I was searching for any sign that any family member gave any hint of a damn about Addie’s death. I found nothing. Not even a surviving family member name in an obituary. Again, their desire for privacy must be respected. I wasn’t planning to reach out, clearly, they don’t want to speak about this. I just wanted to know that someone out there loved her.
I’m still trying to confirm that.
Going deep beneath the surface in researching Addie Hall’s past is disturbing for a number of reasons. The first thing I noticed was how difficult it was to pin down a mother and/or father in her history. In fact, any relative with the last name of Hall, initially, was impossible to find on any kind of public listing. Since I started doing my research, I’ve noticed some Hall names have popped up on public databases, added, I assume, by people who have been doing similar research. When I first started searching, there was nothing. I had do some maneuvering to identify Addie likely-parents. It wasn’t difficult to do, but there are some glaring signs they don’t wish to be contacted, and thus, I’m not going to identify them here, I haven’t reached out, and I don’t plan to.
Back on the subject of comments sections of news articles, I was once perusing information on the Zach and Addie case and happened upon a number of comments that seemed potentially useful. People claiming to be cousins, childhood friends, etc… Maybe these people would be interested in speaking about her, if I could contact them and verify a connection. Then there was a remarkably long post from a person calling himself “coolcat.” He claims to have been her “lover” in New Orleans in 2003. When I mentioned earlier that some people seemed to despise Addie Hall, this is one example of that. I don’t want to legitimize this person who may well have just been a troll, but this guy was providing eerily specific details about Addie’s life. Unflattering ones. Alas, other people corroborate some of it, indirectly. At one point he calls her a “part time prostitute” and claims to have contracted STDs from her. He also mentions that Addie accused her own brother of rape, and asserts she was destroyed that her family didn’t believe the allegations. It was taken with a grain of salt at first, but numerous other sources seemed to be confirming that Addie alleged sexual abuse before fleeing to New Orleans. I don’t know who “coolcat” is, nor do I care, but seeing that post was eye-opening in seeing the extent to which people were going in an effort to slam Addie and defend Zach.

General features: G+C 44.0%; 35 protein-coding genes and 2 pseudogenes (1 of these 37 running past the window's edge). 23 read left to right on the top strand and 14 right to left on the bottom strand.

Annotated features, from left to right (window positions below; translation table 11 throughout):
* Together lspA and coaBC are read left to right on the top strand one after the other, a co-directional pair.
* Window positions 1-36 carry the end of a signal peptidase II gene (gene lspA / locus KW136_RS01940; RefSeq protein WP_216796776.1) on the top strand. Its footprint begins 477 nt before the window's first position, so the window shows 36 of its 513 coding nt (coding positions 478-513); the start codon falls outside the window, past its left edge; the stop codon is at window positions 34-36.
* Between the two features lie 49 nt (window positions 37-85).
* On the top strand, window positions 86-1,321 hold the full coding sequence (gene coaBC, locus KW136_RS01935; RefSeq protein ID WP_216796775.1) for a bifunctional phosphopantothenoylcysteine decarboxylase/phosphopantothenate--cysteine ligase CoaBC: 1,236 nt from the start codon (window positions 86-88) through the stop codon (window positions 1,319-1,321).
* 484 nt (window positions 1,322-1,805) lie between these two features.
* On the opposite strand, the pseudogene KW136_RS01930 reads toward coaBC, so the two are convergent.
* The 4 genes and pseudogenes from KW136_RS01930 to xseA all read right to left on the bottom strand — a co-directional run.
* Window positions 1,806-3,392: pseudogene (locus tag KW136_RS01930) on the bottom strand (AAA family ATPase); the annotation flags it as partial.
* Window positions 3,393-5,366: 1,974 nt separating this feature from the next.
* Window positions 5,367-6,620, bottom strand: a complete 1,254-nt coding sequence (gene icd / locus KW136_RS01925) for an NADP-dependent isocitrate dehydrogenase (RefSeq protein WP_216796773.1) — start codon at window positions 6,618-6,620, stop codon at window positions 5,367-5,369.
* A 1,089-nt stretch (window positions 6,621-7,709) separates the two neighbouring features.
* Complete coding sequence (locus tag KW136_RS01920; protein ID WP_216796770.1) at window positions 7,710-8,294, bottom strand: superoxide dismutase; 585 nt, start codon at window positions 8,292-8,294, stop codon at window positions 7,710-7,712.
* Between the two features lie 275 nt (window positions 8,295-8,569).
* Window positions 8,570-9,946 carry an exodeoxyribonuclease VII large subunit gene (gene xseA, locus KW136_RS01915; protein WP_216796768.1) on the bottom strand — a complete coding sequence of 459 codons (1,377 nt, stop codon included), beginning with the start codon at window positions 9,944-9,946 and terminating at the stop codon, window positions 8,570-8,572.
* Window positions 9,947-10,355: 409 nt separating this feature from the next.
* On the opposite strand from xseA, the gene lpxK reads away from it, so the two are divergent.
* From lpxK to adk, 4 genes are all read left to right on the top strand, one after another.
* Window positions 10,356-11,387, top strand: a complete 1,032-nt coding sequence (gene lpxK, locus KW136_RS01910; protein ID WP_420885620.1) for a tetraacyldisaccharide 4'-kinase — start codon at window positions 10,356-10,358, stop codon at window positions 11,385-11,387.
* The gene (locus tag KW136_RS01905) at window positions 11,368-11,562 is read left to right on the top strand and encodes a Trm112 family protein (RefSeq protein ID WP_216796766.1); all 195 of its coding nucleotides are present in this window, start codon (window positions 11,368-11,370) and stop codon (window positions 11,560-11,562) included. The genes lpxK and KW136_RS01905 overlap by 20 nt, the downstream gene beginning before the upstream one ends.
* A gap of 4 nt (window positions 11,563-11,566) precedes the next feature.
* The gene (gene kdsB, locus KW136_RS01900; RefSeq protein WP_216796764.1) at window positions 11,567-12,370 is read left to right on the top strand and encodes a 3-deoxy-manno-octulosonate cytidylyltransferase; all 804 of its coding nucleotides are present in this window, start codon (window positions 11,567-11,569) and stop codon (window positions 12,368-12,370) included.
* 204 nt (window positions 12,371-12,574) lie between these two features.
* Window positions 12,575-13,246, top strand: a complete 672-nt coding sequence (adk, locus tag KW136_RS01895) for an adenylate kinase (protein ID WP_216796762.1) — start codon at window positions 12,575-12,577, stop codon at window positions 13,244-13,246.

He mentions Addie carried a gun, which I had already confirmed via a police record. She was charged with possession of marijuana and assault upon a peace officer with a firearm on, or around, August 15th, 2006. She was due in court October 16th, but obviously didn’t make it to her court date.
Whoever this was, I personally believe was someone close to Zach and/or Addie. The poster even calls Zach “more the victim” than Addie at one point. The cherry on top, was the accusation that Zach had been cheating on Addie, prior to the murder. I found a number of accusations stating the same.
In that same comments section was a post by Margaret Sanchez, someone who claimed to have worked and been friends with Zach and Addie. This wasn’t uncommon, in fact, she was quite prone to visiting online comment sections and posting emotional content, expressing her sadness and pointing out the fact that Zach and Addie were close friends of hers. I’ve found countless examples of this. Furthemore, she once appeared in a documentary, tearfully recollecting her friendship with the couple. At one point, she even offers up alternate scenarios, in place of those provided by police and investigators, for how and why the murder occurred.
Why would she do that?
As most people are aware, Margaret Sanchez was later convicted of murdering and dismembering a young woman named Jaren Lockhart. She was a dancer in the French Quarter.
Sanchez was sentenced to forty years in prison for her role in that crime.
A discreperency troubling me was the fact that, as previously stated, police deny the idea that Zach Bowen cannibalized Addie Hall. Supposedly he cooked her, but didn’t eat her. That may not be altogether true. I’ve heard from a number of sources, who have looked at the crime scene photos, that there were pictures of a fork in the remains and meat had clearly been pulled from bone with it. I had to see for myself. Understand, I didn’t want to see these photos, in fact I was dreading looking at them, but to answer that question, I’d have to at least try.